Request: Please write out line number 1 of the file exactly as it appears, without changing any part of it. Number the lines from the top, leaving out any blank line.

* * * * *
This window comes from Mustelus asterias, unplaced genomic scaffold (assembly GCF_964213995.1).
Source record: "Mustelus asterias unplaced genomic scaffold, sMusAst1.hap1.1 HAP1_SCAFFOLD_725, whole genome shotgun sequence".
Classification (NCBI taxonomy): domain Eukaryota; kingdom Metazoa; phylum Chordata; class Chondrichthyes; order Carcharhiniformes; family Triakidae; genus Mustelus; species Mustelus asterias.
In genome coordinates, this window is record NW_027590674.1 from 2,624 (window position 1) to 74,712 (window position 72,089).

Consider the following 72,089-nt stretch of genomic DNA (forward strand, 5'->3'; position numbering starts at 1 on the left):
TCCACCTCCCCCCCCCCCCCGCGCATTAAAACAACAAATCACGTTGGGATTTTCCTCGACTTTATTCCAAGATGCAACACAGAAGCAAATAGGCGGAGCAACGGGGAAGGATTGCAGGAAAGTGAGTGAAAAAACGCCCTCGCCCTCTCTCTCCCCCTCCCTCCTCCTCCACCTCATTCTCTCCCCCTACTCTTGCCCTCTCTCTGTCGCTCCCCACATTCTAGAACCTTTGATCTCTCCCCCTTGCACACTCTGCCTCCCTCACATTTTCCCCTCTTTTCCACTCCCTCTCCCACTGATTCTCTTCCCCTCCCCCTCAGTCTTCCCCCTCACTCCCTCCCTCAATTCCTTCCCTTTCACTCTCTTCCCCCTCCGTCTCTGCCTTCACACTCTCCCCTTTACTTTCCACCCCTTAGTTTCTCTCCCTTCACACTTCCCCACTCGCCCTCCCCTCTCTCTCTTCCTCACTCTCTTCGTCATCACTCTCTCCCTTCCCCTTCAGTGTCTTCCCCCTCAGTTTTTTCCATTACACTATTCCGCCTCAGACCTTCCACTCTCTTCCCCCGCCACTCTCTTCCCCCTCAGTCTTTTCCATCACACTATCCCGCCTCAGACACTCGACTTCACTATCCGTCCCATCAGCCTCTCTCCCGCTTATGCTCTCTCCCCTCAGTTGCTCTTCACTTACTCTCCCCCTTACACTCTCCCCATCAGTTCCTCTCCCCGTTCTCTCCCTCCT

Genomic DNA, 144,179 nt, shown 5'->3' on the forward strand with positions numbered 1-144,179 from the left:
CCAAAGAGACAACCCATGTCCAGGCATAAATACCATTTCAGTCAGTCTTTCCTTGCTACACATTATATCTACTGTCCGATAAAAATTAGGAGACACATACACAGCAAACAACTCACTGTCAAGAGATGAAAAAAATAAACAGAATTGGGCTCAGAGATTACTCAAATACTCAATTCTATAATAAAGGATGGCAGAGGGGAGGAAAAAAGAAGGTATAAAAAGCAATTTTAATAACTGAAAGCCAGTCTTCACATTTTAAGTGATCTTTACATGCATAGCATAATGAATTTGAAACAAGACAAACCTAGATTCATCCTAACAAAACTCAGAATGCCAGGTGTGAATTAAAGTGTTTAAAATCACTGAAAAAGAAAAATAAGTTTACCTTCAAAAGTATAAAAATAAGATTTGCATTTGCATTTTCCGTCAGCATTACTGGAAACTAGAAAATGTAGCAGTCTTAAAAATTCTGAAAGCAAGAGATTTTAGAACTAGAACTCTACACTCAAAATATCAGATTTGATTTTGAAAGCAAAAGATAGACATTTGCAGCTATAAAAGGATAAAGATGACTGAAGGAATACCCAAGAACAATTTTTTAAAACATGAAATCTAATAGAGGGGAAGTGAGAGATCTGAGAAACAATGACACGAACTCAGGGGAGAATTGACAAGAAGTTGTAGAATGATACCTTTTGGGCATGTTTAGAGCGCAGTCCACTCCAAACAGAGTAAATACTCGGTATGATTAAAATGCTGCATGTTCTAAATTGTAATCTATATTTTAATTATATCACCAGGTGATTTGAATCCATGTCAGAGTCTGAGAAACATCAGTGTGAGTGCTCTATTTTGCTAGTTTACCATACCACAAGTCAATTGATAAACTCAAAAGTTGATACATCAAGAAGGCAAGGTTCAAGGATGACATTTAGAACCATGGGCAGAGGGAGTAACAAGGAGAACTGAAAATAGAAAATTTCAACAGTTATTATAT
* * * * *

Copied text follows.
This window comes from Mustelus asterias, unplaced genomic scaffold (assembly GCF_964213995.1).